When I looked at social media after the Joshua fight, it was painfully predictable. The ultra hipster boxing fans who have claimed Joshua was a hype job, with little basis in terms of fact, were happily posting how they knew that this would happen, it was only a matter of time, and Joshua was overhyped. People like to be different. They want to be individual and rebel against the typical public’s opinions. So many people have trashed Joshua since his debut, just to be different. These are the people who are revelling in Joshua’s loss because they “knew it would happen”. Frankly, it’s a little boring.
All fighters lose one time or another, whether they get a robbery decision they should have lost or not, you can’t win all of the time. This was the case last night for Joshua. As a pro, he has done everything asked of him, until he fought Ruiz, who deserves enormous credit.
While I’m disappointed Joshua lost his titles against in one of the most unlikely and surprising fashions against Andy Ruiz, one cannot help but give enormous credit to Ruiz. Joshua made mistakes, and he did not appear to be himself in there, but the way Ruiz got off the canvas to rip the titles from Joshua was incredible. He’s made history as the first Mexican heavyweight champion and secured his families future financially.
The question is, how did he do it?
When Joshua dropped Ruiz in the third, it looked as though that might be all she wrote. Ruiz had never obviously touched the canvas, and Joshua’s left hook was a phenomenal shot that would have finished 99.99% of heavyweights. When Joshua went in for the finish, he dropped his right hand, and Ruiz managed to find the perfect left hook to the temple.
I have personally competed at a relatively low level of amateur and unlicensed boxing. In my last fight, for the first time, I was caught clean in the temple. If you haven’t been punched there before, it’s a hard sensation to explain. Whether a big shot or not, it makes you become very fuzzy, you hear nothing but ringing for a second and it’s very hard to work out what to do. The hardest thing to do is to recover. In my fight, the referee gave me a standing eight count, and I was able to recover and go on to stop him.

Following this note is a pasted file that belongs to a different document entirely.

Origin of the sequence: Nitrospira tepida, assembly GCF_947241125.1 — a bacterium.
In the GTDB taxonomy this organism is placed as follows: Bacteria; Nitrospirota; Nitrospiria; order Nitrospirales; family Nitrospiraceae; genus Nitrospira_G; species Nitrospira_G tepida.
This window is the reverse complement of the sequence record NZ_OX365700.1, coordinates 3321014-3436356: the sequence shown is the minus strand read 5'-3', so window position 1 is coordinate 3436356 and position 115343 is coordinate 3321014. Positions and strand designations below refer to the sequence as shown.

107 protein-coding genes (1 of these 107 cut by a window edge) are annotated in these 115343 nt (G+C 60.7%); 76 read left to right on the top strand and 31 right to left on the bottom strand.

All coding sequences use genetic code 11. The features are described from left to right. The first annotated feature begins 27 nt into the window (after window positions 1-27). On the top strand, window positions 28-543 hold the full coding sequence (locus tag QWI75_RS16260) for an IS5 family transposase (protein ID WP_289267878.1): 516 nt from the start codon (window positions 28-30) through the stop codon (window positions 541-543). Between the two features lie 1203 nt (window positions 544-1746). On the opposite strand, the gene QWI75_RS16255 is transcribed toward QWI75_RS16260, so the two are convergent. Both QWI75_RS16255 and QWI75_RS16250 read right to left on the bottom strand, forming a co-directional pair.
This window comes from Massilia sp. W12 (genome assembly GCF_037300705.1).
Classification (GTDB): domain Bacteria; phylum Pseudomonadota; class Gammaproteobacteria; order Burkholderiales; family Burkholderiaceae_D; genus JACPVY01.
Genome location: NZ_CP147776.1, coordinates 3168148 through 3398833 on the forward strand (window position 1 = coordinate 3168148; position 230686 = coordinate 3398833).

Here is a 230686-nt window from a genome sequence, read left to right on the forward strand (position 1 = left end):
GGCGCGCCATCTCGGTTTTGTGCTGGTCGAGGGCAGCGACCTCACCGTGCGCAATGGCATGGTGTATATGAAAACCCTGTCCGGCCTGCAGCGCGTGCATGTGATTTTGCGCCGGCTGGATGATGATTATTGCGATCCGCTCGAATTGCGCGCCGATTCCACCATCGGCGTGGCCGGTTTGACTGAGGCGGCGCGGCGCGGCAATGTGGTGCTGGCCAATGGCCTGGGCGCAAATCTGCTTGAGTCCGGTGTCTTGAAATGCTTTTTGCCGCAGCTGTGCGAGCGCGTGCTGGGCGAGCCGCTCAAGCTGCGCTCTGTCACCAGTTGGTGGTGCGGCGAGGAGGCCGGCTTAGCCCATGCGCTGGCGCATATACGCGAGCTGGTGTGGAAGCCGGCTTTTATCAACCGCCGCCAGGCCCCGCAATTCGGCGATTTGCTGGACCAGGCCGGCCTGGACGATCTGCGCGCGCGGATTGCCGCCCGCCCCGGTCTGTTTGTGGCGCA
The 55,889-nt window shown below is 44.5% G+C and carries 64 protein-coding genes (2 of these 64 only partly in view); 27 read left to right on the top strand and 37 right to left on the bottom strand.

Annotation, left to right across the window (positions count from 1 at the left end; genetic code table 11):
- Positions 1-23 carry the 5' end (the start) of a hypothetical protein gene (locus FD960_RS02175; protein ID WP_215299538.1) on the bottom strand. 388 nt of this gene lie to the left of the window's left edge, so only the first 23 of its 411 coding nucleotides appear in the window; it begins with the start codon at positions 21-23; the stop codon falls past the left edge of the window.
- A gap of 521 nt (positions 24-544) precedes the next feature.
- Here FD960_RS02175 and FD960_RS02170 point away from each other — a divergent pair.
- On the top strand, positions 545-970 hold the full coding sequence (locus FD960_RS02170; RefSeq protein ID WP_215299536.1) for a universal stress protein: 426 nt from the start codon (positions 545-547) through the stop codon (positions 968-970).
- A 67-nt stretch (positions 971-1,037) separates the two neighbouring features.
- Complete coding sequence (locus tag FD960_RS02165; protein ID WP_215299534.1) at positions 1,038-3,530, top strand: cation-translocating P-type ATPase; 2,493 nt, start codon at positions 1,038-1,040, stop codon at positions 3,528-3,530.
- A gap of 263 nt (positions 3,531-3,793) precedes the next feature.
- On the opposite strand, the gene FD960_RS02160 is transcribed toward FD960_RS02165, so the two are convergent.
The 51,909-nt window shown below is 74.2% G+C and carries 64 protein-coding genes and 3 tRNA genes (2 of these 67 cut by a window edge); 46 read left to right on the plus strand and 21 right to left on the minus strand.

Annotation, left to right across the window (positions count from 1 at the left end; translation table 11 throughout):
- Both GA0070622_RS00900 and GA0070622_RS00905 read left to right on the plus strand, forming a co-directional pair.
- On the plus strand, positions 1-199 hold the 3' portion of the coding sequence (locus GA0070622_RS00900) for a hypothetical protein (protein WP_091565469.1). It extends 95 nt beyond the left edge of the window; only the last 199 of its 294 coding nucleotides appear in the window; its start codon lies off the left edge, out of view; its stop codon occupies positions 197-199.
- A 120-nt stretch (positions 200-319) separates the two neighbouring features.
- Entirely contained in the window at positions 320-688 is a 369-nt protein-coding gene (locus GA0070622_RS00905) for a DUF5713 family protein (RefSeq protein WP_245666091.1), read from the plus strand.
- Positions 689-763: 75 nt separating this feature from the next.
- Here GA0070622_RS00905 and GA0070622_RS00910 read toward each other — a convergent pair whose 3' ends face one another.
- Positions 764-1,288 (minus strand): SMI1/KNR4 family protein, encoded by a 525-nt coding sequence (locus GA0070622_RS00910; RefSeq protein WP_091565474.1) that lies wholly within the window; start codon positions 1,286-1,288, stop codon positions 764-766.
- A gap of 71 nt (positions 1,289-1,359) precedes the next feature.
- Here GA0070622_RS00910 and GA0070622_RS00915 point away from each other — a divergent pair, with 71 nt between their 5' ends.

At this very low standard of boxing, you more often than not get the chance to recover. A competent opponent would be able to jump on you and not allow you to recover. This is precisely what a skilled boxer, such as Ruiz, managed to do against Joshua. He caught him clean in the temple, and bombarded him with punches, not allowing Joshua to recover. This is why he was able to bully him and put him down twice, and that’s what won him the fight.
Joshua never recovered, potentially he could have been concussed, which is why he never recovered properly. However, this should certainly not detract from Ruiz’s remarkable showing.
Ruiz capitalised on Joshua’s mistake and shown how terrific a boxer he is himself. He deserved to win. It’s a shame for British fans, what we won’t see the undefeated clash of Fury and Joshua, and if Wilder can despatch Fury providing he beats Ortiz, and Joshua is unable to beat Ruiz in the rematch, they golden age of British heavyweight dominance may come to an end. I hope this is not the case, and I have faith that Fury will get the decision over Wilder and that Joshua can correct his mistakes in the Ruiz rematch. I hope the after last night, we can appreciate how lucky we are as British fans with the nights we have had in recent years, and that last night’s result is not the beginning of the end for us…
Without doubt, Ruiz’s shock win is one of the greatest boxing upsets I can remember of my fifteen years following boxing, and it shows you how magic the sport can be. Anyone can beat anyone on that given night if the stars align, and they aligned for Andy Ruiz. Take nothing away from him. He should be allowed to enjoy his moment; he’s earned that much. Whether Ruiz can do the same again in the rematch, or whether Joshua will avail, remains to be seen. The fact is they are both great heavyweight champions, and it was a much more competitive match than most anticipated.
While the boxing hipsters and the militant anti-Matchroomclub will delight in saying Joshua has no chin and that he is rubbish, that he should retire, they couldn’t be further away from the truth. He is a great fighter and has done everything asked of him until last night. I feel the rematch will make or break him, and I very much look forward to seeing it.
By Aaron Ludford for SimBoxx
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